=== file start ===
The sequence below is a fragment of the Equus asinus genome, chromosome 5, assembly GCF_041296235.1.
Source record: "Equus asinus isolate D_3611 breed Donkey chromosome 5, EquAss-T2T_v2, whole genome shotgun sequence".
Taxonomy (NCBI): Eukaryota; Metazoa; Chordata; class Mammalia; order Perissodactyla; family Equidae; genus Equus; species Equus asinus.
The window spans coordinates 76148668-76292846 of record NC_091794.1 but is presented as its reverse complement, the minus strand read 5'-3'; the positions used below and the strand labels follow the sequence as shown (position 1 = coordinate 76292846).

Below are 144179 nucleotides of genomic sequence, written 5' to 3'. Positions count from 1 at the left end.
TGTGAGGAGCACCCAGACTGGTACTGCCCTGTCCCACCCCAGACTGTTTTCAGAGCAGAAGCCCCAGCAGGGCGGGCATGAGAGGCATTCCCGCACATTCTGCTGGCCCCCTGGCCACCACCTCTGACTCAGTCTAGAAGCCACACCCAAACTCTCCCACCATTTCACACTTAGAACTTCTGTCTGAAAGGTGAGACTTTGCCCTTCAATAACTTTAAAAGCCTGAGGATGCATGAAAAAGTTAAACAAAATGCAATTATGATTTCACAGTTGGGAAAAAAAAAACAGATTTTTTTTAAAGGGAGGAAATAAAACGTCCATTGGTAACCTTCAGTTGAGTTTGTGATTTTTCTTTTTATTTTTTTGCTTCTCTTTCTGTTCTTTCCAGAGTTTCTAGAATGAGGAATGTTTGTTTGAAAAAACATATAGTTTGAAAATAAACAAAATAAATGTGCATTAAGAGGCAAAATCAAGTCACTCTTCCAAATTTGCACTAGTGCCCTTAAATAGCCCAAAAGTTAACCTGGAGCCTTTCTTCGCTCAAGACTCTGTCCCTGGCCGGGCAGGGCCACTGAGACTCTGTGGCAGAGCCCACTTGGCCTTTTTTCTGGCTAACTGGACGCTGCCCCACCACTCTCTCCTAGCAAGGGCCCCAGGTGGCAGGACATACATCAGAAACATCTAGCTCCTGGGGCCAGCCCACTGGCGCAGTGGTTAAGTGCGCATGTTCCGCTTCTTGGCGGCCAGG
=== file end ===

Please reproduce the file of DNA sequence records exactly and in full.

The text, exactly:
The sequence below is a fragment of the Equus asinus genome, chromosome 5, assembly GCF_041296235.1.
Source record: "Equus asinus isolate D_3611 breed Donkey chromosome 5, EquAss-T2T_v2, whole genome shotgun sequence".
Taxonomy (NCBI): Eukaryota; Metazoa; Chordata; class Mammalia; order Perissodactyla; family Equidae; genus Equus; species Equus asinus.
The window spans coordinates 76148668-76292846 of record NC_091794.1 but is presented as its reverse complement, the minus strand read 5'-3'; the positions used below and the strand labels follow the sequence as shown (position 1 = coordinate 76292846).

Below are 144179 nucleotides of genomic sequence, written 5' to 3'. Positions count from 1 at the left end.
TGTGAGGAGCACCCAGACTGGTACTGCCCTGTCCCACCCCAGACTGTTTTCAGAGCAGAAGCCCCAGCAGGGCGGGCATGAGAGGCATTCCCGCACATTCTGCTGGCCCCCTGGCCACCACCTCTGACTCAGTCTAGAAGCCACACCCAAACTCTCCCACCATTTCACACTTAGAACTTCTGTCTGAAAGGTGAGACTTTGCCCTTCAATAACTTTAAAAGCCTGAGGATGCATGAAAAAGTTAAACAAAATGCAATTATGATTTCACAGTTGGGAAAAAAAAAACAGATTTTTTTTAAAGGGAGGAAATAAAACGTCCATTGGTAACCTTCAGTTGAGTTTGTGATTTTTCTTTTTATTTTTTTGCTTCTCTTTCTGTTCTTTCCAGAGTTTCTAGAATGAGGAATGTTTGTTTGAAAAAACATATAGTTTGAAAATAAACAAAATAAATGTGCATTAAGAGGCAAAATCAAGTCACTCTTCCAAATTTGCACTAGTGCCCTTAAATAGCCCAAAAGTTAACCTGGAGCCTTTCTTCGCTCAAGACTCTGTCCCTGGCCGGGCAGGGCCACTGAGACTCTGTGGCAGAGCCCACTTGGCCTTTTTTCTGGCTAACTGGACGCTGCCCCACCACTCTCTCCTAGCAAGGGCCCCAGGTGGCAGGACATACATCAGAAACATCTAGCTCCTGGGGCCAGCCCACTGGCGCAGTGGTTAAGTGCGCATGTTCCGCTTCTTGGCGGCCAGG